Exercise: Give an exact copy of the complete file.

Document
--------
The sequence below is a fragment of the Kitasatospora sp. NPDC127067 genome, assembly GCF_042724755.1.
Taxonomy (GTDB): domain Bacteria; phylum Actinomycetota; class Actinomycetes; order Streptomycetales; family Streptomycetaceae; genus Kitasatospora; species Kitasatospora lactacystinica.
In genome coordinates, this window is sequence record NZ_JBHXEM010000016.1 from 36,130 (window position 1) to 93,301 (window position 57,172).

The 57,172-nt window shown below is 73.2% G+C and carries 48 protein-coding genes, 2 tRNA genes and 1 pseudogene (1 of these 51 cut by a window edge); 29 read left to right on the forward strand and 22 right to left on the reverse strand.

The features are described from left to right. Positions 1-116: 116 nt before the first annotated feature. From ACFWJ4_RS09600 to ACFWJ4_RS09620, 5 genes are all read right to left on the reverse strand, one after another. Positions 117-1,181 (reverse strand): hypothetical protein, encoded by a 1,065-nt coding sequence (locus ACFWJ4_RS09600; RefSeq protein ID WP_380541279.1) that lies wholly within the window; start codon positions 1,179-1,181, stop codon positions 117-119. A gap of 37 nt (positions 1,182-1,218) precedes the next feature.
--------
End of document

The sequence below is a fragment of the Kitasatospora sp. NPDC127067 genome, assembly GCF_042724755.1.
Taxonomy (GTDB): domain Bacteria; phylum Actinomycetota; class Actinomycetes; order Streptomycetales; family Streptomycetaceae; genus Kitasatospora; species Kitasatospora lactacystinica.
In genome coordinates, this window is sequence record NZ_JBHXEM010000016.1 from 36,130 (window position 1) to 93,301 (window position 57,172).

The 57,172-nt window shown below is 73.2% G+C and carries 48 protein-coding genes, 2 tRNA genes and 1 pseudogene (1 of these 51 cut by a window edge); 29 read left to right on the forward strand and 22 right to left on the reverse strand.

The features are described from left to right. Positions 1-116: 116 nt before the first annotated feature. From ACFWJ4_RS09600 to ACFWJ4_RS09620, 5 genes are all read right to left on the reverse strand, one after another. Positions 117-1,181 (reverse strand): hypothetical protein, encoded by a 1,065-nt coding sequence (locus ACFWJ4_RS09600; RefSeq protein ID WP_380541279.1) that lies wholly within the window; start codon positions 1,179-1,181, stop codon positions 117-119. A gap of 37 nt (positions 1,182-1,218) precedes the next feature.